Humdinger is a compelling visual and emotional journey through the life and work of the extraordinary artist, Michael Malpass, whose life was cut short at 42 years of age, as he made his way from the burgeoning art scene in New York City to becoming a “house sculptor” along the water in New Jersey. This book takes us beyond his astonishing body of work to the man behind the artist, and in doing so invites the reader to experience a truly unique level of understanding and appreciation. This is more than just a book: it is a journey that is meant to appeal to anyone. For the art aficionados, it takes them into the mind of an artist to explore the inner workings of a genius mind, displays pages of photos of beautiful sculpture and other art forms, and gives insight into the technique behind the art. For those more interested in the story of a man, they will be taken on a journey filled with emotion, struggle, history, love, and beauty.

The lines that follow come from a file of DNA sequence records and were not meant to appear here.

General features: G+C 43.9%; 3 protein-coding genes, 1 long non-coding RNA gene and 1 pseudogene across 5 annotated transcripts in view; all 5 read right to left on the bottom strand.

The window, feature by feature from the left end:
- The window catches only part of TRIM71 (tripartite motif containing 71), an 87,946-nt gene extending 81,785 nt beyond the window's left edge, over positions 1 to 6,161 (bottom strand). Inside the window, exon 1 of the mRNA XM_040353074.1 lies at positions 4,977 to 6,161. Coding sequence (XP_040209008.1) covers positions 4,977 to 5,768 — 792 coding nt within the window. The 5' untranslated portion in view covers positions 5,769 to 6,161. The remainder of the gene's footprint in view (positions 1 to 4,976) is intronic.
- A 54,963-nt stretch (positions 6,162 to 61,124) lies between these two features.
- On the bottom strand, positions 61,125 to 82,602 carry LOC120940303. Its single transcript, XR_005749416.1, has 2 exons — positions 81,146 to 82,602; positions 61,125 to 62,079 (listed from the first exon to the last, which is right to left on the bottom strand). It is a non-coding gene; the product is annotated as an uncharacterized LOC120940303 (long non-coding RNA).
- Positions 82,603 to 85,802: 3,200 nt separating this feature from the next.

Malpass, the oldest child and namesake of sculptor Michael Malpass (1946–1991), immortalizes his father’s legacy in this beautifully illustrated, reverential tribute. The author traces his father’s artistic drive to his childhood in Yonkers, N.Y., in the late 1940s, through his education at Pratt Institute in New York City, to his time in the Vietnam War. The younger Malpass describes how his father infused his art with existential wonders at every stage in his career. The older Malpass was inspired by the sphere, which he called “the most perfect form,” and his best known sculptures are patchwork metal globes (up to five feet in diameter), which he welded together from metal scraps, creating what he dubbed “humdingers,” “an outstanding thing of its kind.” Whether finding spiritual connection in the spheres, whimsical joy in his “chicken men” sculptures, or authenticity and psychological depth in his collages and autobiographical drawings, the sculptor expressed his passions for life and family through the process of creating—which he did until his death at 44 from a heart attack when the author was a teenager. This beautifully crafted book offers an indelible portrait of a sensitive artist, his spirited psyche, and his diverse body of work; it is also a son’s loving homage. (BookLife)